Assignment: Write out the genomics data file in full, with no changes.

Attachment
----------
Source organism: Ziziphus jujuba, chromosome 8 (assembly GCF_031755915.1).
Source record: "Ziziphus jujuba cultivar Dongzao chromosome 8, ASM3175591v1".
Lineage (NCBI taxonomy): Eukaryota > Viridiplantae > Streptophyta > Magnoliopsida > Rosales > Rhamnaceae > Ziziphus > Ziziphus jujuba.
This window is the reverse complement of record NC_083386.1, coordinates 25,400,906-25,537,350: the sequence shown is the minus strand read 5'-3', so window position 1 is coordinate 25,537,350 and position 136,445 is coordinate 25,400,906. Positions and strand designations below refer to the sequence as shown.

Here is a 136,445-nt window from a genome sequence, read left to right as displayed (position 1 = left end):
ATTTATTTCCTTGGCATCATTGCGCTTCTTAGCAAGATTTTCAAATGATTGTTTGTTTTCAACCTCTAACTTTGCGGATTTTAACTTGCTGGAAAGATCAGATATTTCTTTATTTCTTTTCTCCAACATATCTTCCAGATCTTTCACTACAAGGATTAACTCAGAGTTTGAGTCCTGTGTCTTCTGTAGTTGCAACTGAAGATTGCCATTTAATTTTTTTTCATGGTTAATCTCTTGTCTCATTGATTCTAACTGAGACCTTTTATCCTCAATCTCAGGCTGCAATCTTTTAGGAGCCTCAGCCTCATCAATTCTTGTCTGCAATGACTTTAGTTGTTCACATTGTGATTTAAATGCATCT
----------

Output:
Source organism: Ziziphus jujuba, chromosome 8 (assembly GCF_031755915.1).
Source record: "Ziziphus jujuba cultivar Dongzao chromosome 8, ASM3175591v1".
Lineage (NCBI taxonomy): Eukaryota > Viridiplantae > Streptophyta > Magnoliopsida > Rosales > Rhamnaceae > Ziziphus > Ziziphus jujuba.
This window is the reverse complement of record NC_083386.1, coordinates 25,400,906-25,537,350: the sequence shown is the minus strand read 5'-3', so window position 1 is coordinate 25,537,350 and position 136,445 is coordinate 25,400,906. Positions and strand designations below refer to the sequence as shown.

Here is a 136,445-nt window from a genome sequence, read left to right as displayed (position 1 = left end):
ATTTATTTCCTTGGCATCATTGCGCTTCTTAGCAAGATTTTCAAATGATTGTTTGTTTTCAACCTCTAACTTTGCGGATTTTAACTTGCTGGAAAGATCAGATATTTCTTTATTTCTTTTCTCCAACATATCTTCCAGATCTTTCACTACAAGGATTAACTCAGAGTTTGAGTCCTGTGTCTTCTGTAGTTGCAACTGAAGATTGCCATTTAATTTTTTTTCATGGTTAATCTCTTGTCTCATTGATTCTAACTGAGACCTTTTATCCTCAATCTCAGGCTGCAATCTTTTAGGAGCCTCAGCCTCATCAATTCTTGTCTGCAATGACTTTAGTTGTTCACATTGTGATTTAAATGCATCT